Why it should be him: Many people believe that Marshall, who had offers from several big time schools, wouldn’t have chosen Auburn unless he thought he had a serious chance of being the starter. He didn’t come to The Plains to watch from the sidelines…he came to make plays. The offense would be the most dangerous with Nick at quarterback; he can beat you with his legs and his arm. He’s the most talented quarterback of all of the cand
idates, so logically he should be the starter.

Why it shouldn’t be him: Marshall threw 20 interceptions at Garden City Community College. To put this into perspective, Cam Newton threw only 5 interceptions at Blinn College before coming to Auburn. To play quarterback in the SEC and in Gus Malzahn’s offense you have to protect the football. Turnovers are killers and for a team trying to establish a new identity, being carless with the ball simply isn’t an option. Perhaps Marshall threw that many picks because his JUCO offense was asking too much of him…that’s entirely possible. But if he shows the same inconsistencies during fall camp, his chances of winning the starting job will be little to none.

The Prediction: Nick Marshall

I’ve gone back and forth on this for quite some time. I originally thought Kiehl Frazier would win the job because of his relationship with Gus Malzahn. However, it sounds like Kiehl hasn’t done much in the spring to separate himself from Jonathan Wallace. And if push comes to shove, Wallace is the safer pick. If I were in Gus Malzahn’s shoes,   would start Jonathan Wallace (at least for the first few games). Once Marshall is familiar with the offense and the speed of the game, I would start Nick. That may be four games into the season or it may be four games away from the end of it. However, I believe Gus Malzahn believes in his ability to mold quarterbacks to his liking. He did it with Chris Todd and I believe he can do it with Nick Marshall. If Marshall doesn’t take care of the ball, he could lose Auburn a lot of football games this fall. But if Marshall does what Coach Malzahn asks him too, Auburn has a chance to surprise a lot of teams this year. I don’t think Gus will wait until week four to name Nick Marshall the starting quarterback…I think he will be the starter on August 31st against Washington State.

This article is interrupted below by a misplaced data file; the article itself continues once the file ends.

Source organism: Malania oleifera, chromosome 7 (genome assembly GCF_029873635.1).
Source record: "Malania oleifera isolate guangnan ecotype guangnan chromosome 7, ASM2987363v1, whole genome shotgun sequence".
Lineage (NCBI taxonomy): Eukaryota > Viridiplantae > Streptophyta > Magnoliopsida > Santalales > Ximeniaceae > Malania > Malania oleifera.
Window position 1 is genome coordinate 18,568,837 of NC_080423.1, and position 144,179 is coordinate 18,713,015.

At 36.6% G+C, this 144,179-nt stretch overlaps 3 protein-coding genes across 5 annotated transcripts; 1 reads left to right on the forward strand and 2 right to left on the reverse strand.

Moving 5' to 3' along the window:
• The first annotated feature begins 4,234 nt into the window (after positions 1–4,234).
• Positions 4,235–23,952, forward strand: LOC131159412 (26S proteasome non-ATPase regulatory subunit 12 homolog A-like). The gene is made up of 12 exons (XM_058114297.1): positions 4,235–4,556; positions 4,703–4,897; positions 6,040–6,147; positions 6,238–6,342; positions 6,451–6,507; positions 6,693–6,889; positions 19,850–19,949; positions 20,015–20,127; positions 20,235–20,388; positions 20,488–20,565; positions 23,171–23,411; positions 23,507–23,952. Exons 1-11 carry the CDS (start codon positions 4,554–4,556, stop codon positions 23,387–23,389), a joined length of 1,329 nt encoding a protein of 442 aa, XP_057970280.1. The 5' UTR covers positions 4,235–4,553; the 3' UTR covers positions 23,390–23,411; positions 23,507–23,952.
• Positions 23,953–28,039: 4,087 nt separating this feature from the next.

Thursday, April 18, 2013

A-Day Preview 2013: It’s a New Day

On Saturday April 20, 2013, Auburn fans will get their first glimpse at the 2013-2014 football team. But this year’s A-Day feels even more special than usual. First, there’s a new regime on the Plains…well, sort of. Gus Malzahn returns to the team he won the national championship with in 2010 as the offensive coordinator, but this time as a head coach. Although many Auburn fans (including myself) were skeptical of the hire at first, it seems like almost everyone has hopped aboard the “Gus Bus.” Second, it’s a bittersweet day for Auburn. After the spring game, everyone will gather at Toomer’s Corner for the final rolling of the fabled Auburn Oaks. Because of the final rolling is after the game, attendance for A-Day is expected to be much higher than last season. Needless to say, it feels like this weekend is going to a special one on the Plains. Before the stands of JHS are filled with eager Auburn fans on Saturday, let’s take a look at some of the key storylines going into A-Day 2013.